New Repertory Theatre wraps up its season with the delightfully naughty, shamelessly blood thirsty crowd pleaser, LITTLE SHOP OF HORRORS (running through May 20th). Inspired by the 1959 Roger Corman horror film (with an unknown Jack Nicholson in the dentist role), the musical sends up life in the idyllic ‘50s (and early ‘60s). You know, those pre-civil rights years of manifest destiny, sexual repression and ever-so-helpful fallout shelters!
The ‘50s certainly deserve to be savaged but Howard Ashman and Alan Menken handle the era with kid gloves, skewering it lovingly with songs that make gentle fun of the doo-wop and Motown hits we teenagers adored. (One of the pleasures of LITTLE SHOP is the music, directed with a great back beat by New Rep’s Todd C. Gordon.)
New Rep’s director/choreographer Russell Garrett ramps up the camp in this version, stopping just short of winking exits. He gets high energy performances and maximum laughter from the stereotypes---but he doesn’t neglect the sentiment in the piece--- when romance buds after the man eating plant eliminates Seymour’s rival. Blake Pfeil is just nerdy and innocent enough for us to root for Seymour, despite his lapses in judgment.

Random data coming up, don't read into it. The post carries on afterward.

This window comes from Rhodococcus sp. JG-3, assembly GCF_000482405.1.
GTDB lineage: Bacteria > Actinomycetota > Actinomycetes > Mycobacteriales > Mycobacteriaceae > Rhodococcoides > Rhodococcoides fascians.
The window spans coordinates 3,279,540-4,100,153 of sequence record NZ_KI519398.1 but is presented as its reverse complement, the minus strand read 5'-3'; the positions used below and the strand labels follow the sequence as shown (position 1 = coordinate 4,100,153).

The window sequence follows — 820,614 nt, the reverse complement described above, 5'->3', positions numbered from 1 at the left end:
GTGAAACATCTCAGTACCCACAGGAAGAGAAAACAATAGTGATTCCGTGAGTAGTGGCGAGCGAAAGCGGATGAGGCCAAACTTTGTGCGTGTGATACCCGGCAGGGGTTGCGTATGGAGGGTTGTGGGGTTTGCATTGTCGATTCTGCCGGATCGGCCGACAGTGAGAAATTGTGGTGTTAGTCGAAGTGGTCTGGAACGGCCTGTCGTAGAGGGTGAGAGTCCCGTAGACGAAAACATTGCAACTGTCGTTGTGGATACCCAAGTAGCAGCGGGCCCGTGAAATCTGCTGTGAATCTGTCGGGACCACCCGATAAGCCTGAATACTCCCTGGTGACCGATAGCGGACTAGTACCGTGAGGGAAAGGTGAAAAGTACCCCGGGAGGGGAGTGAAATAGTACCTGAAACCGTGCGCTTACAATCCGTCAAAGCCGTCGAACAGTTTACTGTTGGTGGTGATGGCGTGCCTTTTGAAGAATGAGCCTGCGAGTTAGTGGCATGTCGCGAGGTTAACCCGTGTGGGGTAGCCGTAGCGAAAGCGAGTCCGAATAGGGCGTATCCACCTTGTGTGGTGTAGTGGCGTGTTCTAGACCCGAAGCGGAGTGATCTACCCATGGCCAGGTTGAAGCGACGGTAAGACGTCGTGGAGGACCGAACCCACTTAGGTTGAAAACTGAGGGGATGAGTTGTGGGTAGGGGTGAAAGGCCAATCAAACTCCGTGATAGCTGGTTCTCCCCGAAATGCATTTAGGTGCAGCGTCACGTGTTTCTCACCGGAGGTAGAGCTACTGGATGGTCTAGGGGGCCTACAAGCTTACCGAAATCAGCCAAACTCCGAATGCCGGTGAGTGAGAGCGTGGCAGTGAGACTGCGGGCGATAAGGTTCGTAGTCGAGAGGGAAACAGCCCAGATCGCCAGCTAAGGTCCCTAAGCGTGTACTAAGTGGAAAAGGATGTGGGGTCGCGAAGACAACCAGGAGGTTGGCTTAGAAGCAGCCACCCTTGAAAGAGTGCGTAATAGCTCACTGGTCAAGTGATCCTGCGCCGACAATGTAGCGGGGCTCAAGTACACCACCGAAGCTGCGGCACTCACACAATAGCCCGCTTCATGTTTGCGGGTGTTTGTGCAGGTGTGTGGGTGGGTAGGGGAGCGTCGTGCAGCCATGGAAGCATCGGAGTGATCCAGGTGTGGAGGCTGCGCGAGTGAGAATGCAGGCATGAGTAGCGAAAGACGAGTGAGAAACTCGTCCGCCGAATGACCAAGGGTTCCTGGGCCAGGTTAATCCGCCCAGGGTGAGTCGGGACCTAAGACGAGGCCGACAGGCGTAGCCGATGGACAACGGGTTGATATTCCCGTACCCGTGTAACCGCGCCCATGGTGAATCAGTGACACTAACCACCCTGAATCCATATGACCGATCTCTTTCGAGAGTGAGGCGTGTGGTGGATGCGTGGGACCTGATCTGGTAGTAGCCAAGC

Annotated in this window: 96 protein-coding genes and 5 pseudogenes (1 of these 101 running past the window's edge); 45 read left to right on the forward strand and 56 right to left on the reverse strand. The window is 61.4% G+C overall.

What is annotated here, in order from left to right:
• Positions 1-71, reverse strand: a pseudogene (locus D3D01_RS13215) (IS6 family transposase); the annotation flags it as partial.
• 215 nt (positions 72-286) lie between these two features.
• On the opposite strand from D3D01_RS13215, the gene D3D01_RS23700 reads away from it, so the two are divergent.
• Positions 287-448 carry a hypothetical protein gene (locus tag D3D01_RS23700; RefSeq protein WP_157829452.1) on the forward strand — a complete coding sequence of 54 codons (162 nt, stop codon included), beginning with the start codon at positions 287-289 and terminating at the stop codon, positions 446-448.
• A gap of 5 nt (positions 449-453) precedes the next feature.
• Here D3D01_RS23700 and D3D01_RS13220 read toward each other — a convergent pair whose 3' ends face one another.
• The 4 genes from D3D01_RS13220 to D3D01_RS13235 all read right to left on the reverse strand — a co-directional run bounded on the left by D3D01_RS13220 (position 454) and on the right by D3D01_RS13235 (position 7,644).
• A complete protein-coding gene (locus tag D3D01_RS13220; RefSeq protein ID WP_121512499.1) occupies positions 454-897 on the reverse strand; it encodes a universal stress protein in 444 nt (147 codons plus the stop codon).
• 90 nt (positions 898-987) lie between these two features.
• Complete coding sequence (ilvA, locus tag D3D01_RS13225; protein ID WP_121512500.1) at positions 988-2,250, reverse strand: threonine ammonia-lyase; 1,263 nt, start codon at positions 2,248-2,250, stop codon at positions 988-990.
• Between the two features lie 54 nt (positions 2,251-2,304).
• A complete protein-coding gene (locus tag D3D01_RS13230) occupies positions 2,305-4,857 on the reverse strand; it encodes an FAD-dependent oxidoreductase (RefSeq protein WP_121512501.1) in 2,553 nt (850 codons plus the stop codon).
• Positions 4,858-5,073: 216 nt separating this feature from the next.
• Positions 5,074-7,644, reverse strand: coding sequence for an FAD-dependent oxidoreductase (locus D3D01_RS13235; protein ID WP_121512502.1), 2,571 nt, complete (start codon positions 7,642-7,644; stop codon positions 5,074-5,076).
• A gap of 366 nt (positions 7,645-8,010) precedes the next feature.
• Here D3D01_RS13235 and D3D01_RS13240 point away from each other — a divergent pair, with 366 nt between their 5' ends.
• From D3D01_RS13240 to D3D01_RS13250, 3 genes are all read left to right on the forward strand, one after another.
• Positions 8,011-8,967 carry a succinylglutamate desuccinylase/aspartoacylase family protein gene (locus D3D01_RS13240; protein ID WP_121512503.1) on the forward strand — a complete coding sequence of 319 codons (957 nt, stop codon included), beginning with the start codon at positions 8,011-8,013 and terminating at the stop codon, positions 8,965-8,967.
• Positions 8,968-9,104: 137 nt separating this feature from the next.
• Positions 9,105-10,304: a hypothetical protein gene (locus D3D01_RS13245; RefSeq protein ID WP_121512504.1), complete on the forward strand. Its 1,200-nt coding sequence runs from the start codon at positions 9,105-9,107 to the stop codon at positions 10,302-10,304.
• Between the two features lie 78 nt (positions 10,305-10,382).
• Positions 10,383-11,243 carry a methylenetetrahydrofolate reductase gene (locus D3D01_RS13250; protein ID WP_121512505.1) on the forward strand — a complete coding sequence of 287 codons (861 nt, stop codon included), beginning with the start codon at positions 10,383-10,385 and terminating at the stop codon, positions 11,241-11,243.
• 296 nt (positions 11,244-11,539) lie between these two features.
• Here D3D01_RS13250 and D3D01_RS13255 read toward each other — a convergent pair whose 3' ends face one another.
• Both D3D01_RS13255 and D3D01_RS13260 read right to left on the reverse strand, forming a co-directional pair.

Susan Molloy is perfection as the ditsy Audrey. She makes Suddenly, Seymour soar like an anthem and Somewhere That’s Green seem eminently reasonable. Paul D. Farwell is hilarious as the scheming shop owner and Bill Mootos gets to be everyone else in style, including the sadistic, helium (!) sniffing dentist who hijacks Audrey’s smile. (The Mickey Mouse voice is a hoot!)
The teen chorus of Jennifer Fogerty, Lovely Hoffman and Ceit McCaleb Zweil is gleefully cheeky and deliciously hip but the Supremes send up can’t work if you don’t have Florence Ballard and Mary Wilson. Likewise Timothy John Smith (the voice of the plant) is sensationally black but when you see him at curtain call, another joke is lost. There’s no rule, of course, which says who has to play a role. I’m just saying...